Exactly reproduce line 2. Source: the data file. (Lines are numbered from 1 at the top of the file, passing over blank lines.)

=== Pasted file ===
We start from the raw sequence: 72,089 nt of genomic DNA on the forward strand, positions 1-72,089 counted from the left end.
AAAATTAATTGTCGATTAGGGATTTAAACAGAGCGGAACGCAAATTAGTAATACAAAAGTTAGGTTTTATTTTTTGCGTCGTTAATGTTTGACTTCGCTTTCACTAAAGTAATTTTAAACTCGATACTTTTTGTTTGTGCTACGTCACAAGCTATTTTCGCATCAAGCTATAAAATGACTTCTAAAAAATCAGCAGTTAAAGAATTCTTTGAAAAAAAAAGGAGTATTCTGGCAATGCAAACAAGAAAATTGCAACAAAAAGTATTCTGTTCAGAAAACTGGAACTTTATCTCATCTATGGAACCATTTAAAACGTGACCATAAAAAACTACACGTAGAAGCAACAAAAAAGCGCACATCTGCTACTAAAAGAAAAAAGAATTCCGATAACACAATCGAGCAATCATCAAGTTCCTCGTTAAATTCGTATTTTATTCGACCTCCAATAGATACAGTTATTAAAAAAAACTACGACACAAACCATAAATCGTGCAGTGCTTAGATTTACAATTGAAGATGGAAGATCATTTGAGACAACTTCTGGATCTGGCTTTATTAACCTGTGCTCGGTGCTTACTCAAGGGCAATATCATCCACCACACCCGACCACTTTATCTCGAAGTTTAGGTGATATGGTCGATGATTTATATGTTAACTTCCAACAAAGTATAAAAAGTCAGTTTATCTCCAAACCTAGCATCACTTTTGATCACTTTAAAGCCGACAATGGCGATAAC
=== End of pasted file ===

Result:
AAAATTAATTGTCGATTAGGGATTTAAACAGAGCGGAACGCAAATTAGTAATACAAAAGTTAGGTTTTATTTTTTGCGTCGTTAATGTTTGACTTCGCTTTCACTAAAGTAATTTTAAACTCGATACTTTTTGTTTGTGCTACGTCACAAGCTATTTTCGCATCAAGCTATAAAATGACTTCTAAAAAATCAGCAGTTAAAGAATTCTTTGAAAAAAAAAGGAGTATTCTGGCAATGCAAACAAGAAAATTGCAACAAAAAGTATTCTGTTCAGAAAACTGGAACTTTATCTCATCTATGGAACCATTTAAAACGTGACCATAAAAAACTACACGTAGAAGCAACAAAAAAGCGCACATCTGCTACTAAAAGAAAAAAGAATTCCGATAACACAATCGAGCAATCATCAAGTTCCTCGTTAAATTCGTATTTTATTCGACCTCCAATAGATACAGTTATTAAAAAAAACTACGACACAAACCATAAATCGTGCAGTGCTTAGATTTACAATTGAAGATGGAAGATCATTTGAGACAACTTCTGGATCTGGCTTTATTAACCTGTGCTCGGTGCTTACTCAAGGGCAATATCATCCACCACACCCGACCACTTTATCTCGAAGTTTAGGTGATATGGTCGATGATTTATATGTTAACTTCCAACAAAGTATAAAAAGTCAGTTTATCTCCAAACCTAGCATCACTTTTGATCACTTTAAAGCCGACAATGGCGATAAC